When Darwin's daughter fell ill, he set aside his experiments with seedlings and domestic animals to go with her to a seaside resort, where he became interested in wild orchids. This developed into an innovative study of how their beautiful flowers served to control insect pollination and ensure cross-fertilization. As with the barnacles, homologous parts served different functions in different species. Back at home, he lay on his sickbed in a room filled with experiments on climbing plants. He was visited by a reverent Ernst Haeckel who had spread the gospel of Darwinismus in Germany. Even at Cambridge, students now supported his ideas. Huxley gave "working-men's lectures" to widen the audience, and Wallace remained a supporter but increasingly turned to spiritualism. Variation grew to two huge volumes, forcing him to leave out man and sexual selection, but when printed was in huge demand.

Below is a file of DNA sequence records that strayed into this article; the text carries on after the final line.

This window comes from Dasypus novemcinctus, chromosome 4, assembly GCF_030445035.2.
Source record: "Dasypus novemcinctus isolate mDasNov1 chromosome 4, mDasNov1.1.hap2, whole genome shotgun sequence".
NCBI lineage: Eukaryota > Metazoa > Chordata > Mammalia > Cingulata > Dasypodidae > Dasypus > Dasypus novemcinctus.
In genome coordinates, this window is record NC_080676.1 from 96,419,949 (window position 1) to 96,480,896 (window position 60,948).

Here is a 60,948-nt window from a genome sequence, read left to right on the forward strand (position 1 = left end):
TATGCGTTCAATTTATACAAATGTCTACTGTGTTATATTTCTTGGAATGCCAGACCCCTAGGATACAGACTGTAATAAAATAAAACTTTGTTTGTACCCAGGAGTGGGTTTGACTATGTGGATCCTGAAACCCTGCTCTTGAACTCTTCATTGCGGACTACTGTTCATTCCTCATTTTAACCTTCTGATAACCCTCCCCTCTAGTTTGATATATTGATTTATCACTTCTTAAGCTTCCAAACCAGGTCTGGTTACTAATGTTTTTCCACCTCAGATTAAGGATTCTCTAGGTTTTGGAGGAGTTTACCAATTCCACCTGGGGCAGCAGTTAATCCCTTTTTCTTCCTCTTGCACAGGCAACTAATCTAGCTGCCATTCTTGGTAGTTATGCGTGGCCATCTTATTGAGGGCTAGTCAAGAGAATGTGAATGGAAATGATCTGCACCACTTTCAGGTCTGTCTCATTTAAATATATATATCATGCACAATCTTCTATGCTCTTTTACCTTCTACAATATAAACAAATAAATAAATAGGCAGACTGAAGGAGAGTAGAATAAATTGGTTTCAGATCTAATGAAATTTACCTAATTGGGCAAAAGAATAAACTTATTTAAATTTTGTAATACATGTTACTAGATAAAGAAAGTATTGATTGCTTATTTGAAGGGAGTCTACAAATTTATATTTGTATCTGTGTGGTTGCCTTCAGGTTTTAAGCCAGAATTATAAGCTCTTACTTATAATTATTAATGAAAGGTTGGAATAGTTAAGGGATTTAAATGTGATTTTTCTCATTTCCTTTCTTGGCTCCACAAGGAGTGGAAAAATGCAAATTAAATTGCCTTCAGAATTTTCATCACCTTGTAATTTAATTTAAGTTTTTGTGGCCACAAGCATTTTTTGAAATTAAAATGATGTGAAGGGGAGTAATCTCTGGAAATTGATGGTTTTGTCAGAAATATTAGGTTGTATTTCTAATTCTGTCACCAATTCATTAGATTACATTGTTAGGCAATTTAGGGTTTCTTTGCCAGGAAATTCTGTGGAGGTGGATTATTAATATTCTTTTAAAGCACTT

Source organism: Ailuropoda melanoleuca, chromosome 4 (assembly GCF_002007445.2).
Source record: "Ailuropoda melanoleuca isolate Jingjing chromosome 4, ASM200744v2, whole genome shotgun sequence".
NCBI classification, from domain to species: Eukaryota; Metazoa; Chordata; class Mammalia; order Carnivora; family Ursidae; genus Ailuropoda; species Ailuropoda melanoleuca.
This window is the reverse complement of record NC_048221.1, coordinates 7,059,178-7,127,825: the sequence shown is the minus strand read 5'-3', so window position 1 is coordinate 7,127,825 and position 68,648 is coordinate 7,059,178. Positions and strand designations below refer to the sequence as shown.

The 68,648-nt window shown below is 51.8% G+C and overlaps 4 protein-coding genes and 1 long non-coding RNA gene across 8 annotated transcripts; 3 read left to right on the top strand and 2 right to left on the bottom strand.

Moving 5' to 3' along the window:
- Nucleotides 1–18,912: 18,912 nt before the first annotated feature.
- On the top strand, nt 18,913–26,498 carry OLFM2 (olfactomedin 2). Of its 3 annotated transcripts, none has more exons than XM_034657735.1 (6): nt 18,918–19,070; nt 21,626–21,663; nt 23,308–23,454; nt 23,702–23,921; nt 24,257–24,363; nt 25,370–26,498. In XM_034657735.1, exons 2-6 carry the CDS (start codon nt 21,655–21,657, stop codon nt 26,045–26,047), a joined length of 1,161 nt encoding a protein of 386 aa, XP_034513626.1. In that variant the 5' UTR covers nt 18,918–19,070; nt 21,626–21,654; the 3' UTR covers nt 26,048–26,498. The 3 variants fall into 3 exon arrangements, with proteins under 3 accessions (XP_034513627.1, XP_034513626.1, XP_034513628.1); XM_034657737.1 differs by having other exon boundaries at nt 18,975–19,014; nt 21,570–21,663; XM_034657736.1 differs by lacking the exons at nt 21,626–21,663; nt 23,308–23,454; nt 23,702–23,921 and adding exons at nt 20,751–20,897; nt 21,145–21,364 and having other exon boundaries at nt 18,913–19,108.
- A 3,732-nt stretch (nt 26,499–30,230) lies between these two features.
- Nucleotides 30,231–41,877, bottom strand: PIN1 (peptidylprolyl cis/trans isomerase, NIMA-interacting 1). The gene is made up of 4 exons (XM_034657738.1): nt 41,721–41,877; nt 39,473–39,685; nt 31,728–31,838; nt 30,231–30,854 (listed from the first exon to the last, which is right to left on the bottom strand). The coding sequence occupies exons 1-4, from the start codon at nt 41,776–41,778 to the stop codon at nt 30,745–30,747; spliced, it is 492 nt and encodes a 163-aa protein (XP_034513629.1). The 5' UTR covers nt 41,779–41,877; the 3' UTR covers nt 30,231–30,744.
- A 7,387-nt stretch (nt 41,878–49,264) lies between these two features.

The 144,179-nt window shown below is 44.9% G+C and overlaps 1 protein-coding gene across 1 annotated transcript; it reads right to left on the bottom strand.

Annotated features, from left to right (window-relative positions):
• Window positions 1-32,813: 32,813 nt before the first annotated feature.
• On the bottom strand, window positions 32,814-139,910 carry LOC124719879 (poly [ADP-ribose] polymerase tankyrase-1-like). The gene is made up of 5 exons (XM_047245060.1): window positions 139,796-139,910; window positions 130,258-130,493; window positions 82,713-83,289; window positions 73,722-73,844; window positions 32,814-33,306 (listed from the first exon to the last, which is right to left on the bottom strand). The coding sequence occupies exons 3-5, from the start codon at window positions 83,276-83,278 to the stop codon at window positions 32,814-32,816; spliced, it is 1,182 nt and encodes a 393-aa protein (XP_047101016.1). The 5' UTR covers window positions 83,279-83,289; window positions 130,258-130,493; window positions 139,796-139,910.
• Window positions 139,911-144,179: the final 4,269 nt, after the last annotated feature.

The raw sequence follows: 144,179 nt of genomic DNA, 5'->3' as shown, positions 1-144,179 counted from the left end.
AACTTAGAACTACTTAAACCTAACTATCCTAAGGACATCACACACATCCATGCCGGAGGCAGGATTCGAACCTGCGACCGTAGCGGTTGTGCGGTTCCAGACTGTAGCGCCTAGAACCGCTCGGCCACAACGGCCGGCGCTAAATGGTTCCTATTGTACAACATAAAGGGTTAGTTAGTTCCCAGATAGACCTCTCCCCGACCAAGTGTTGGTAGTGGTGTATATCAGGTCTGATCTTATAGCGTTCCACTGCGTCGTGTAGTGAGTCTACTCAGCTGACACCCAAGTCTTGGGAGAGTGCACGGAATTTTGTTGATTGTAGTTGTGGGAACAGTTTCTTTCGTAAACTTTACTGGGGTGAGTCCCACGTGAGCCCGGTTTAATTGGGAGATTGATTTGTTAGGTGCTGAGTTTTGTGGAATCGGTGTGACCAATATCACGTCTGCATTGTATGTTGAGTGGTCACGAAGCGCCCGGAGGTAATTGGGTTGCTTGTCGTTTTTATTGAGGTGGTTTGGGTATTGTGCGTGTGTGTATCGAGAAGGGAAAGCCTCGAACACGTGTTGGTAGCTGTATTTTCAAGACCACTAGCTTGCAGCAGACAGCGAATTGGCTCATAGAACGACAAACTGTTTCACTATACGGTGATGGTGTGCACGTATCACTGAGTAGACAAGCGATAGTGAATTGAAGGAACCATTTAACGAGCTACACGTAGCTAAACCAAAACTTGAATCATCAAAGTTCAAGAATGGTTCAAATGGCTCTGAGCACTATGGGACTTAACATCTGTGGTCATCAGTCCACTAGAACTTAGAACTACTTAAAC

New fossil evidence proved the antiquity of man, but other writers failed to fully tackle human evolution. Opponents claimed that the beauty of birds demonstrated divine guidance. Darwin tackled these two subjects in The Descent of Man and Selection in Relation to Sex which he followed up with The Expression of the Emotions in Man and Animals. Darwin produced explanations for the differences between males and females, and between different races and cultures. He also developed his ideas that the human mind and cultures were developed by natural and sexual selection, an approach which still persists in evolutionary psychology. His evolution-related experiments and investigations culminated in five books on plants, and then his last book returned to the effect worms have on soil levels.